Obviously I don’t want to ignore the other great work you’ve done, but I’ve also noticed a pattern in your career where you take parts that not only change your physical appearance, but also play characters that are partially defined by their appearance. You have the multiple characters in this different looks, but even Agent Smith takes something as simple as a suit and sunglasses and makes them iconic. How does the appearance of a character, like Nurse Noakes or Old Georgie in this movie, change your approach?
Well, your body, what happens to your body, is a product of the way you think and the way you are and what you do in your life – we get older and we get saggier and wrinklier and we get more weighed down, or we get older and we have more of a thirst for life. So the way you think and what you do defines your body. So any physicality of any character is based on who they are and what they’ve done and where they’ve been and why they are the way they are. So as long as that physicalization springs from something that is truthful for that character, then that’s worth chasing and finding. Smith is a construct, he’s not a robot, but he’s not a human. He’s a construct, so he has a certain bearing, a certain gate, a certain vocal delivery, because I figured well, if he’s not a human and he’s not a robot what would he be like? He’s probably sound like a news reader and he’d have a particular kind of enunciated delivery. So any physicalization or vocalization of any kind in a character comes from what’s written there and what’s suggested by the character as written.
To talk a bit about your evolution in the film, I actually think that you have the most fascinating path in the movie. Unlike some of your co-stars who get to play on both good and evil characters, throughout this you are always playing someone on the wrong side of right, and what that leads to is Old Georgie, who is not a person but rather more like a manifestation of evil. How do you wrap your mind around that progression?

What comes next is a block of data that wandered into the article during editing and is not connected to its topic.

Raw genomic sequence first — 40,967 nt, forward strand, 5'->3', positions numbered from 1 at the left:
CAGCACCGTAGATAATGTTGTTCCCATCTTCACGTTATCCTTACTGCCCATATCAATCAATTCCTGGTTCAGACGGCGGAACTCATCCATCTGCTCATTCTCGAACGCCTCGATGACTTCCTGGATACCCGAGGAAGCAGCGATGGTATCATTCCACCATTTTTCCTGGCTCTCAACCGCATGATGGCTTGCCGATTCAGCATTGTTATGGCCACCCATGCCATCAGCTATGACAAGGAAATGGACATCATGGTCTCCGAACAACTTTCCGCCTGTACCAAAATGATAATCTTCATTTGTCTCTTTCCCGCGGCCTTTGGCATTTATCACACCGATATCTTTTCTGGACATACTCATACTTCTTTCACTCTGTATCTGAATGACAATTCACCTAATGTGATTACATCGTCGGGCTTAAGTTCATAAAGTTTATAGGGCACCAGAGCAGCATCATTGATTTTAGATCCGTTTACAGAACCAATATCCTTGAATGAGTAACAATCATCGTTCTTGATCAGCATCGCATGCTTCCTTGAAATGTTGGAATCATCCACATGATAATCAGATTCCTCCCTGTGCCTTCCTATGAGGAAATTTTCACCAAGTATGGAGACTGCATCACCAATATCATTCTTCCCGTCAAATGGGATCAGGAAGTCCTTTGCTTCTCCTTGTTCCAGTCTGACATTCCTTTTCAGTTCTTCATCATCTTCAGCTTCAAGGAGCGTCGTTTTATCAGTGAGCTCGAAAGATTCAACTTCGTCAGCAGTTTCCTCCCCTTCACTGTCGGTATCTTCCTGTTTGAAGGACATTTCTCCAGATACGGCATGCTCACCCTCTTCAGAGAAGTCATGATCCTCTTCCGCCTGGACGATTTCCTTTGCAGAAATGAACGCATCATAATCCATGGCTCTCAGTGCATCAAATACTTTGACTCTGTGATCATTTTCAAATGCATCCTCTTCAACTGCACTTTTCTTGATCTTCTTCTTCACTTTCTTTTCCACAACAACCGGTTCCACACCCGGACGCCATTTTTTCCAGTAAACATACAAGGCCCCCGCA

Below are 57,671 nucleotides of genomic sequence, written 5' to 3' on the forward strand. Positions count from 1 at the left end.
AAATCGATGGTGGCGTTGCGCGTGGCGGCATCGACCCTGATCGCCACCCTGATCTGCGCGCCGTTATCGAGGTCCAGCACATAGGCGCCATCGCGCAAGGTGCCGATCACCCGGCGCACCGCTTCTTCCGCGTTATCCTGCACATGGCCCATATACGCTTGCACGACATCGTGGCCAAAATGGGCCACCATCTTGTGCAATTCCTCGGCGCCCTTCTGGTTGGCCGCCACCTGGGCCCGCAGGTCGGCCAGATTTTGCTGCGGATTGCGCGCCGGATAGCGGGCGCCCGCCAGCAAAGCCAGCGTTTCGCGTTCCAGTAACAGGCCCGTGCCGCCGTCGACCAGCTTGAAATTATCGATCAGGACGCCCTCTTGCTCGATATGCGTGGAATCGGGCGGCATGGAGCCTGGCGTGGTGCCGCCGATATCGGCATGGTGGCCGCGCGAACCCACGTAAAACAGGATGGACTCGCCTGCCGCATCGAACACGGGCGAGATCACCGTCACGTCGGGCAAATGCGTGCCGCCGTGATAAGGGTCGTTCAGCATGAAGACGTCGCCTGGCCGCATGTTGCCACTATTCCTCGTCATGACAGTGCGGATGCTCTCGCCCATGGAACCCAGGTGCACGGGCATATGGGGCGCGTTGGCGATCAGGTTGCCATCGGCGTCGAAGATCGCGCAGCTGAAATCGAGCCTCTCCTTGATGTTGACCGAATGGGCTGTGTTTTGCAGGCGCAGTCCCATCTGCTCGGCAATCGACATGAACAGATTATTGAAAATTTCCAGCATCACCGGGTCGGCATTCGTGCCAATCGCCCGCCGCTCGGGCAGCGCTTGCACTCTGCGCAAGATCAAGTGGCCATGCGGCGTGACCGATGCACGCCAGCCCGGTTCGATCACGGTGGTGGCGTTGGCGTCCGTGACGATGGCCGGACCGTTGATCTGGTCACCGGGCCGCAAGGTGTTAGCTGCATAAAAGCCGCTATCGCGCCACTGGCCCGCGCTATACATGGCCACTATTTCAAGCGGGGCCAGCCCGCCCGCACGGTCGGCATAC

It was always a character that I loved – I loved reading a lot of the characters from the book, but Georgie jumped out at me, and he jumps out of you because he’s inside Zachry’s head and you’re with Zachry and you know what’s happened to Zachry. Zachry’s in a world where he believes in the devil. It’s a futuristic world, but it’s also a medieval world with medieval sensibilities, and so people are prey to the voices in their head. We’re all prey to voices in our head! And this idea that Georgie is just this embodiment of the voice that says “no,” the voice that tells you that you must do this, you can’t do that. That happens to me all the time! So the challenge of playing Georgie was this wonderful thing. Yes, he’s a character, but actually he’s not – he’s not a human being. So then how do you shoot that? When I was trying on the costume I thought, “Well, this costume is great,” but I kept saying, “I really love this costume, but the more I think about Georgie the more I think you don’t want to see him, in a way.” You don’t want to notice that he’s got a shiny suit – you don’t want to think about that. It shouldn’t be shiny or it shouldn’t have this or…it should be more amorphous.
So I was talking to Lana and Andy about that we thought, well, he can’t come into frame, and you can’t see him leave frame because then he’s exiting to somewhere else and therefore he’s physical. So he can be found. He can not be there anymore. He can’t disappear, he can not be there. He can then appear somewhere else – when you cut he’s there, he’s over the shoulder. It’s the vocal intention that’s important; it’s what he’s saying that’s important. He is just Zachry talking to himself. It’s just Zachry’s fears and preconceptions. Zachry’s brain and upbringing is telling him, “I can’t do this, I can’t do that. But I want to do this.” He’s conflicted. Zachry’s got Meronym, who is here and has all this stuff and he mistrusts her, and thinks she might be bringing about the downfall of his civilization. He’d rather have these cannibals, these nasty warriors on horseback to deal with because he knows them, rather than this mysterious woman who he doesn’t know and doesn’t understand. And the threat that she poses because he doesn’t understand her is the thing that has him saying, “I have to kill her” – and that’s Georgie. “Stay how you are. Don’t change.” So he’s the voice of absolutely “Don’t change. Don’t be free.”
You mentioned that you had input on Georgie’s look; was it the same situation for your other characters as well?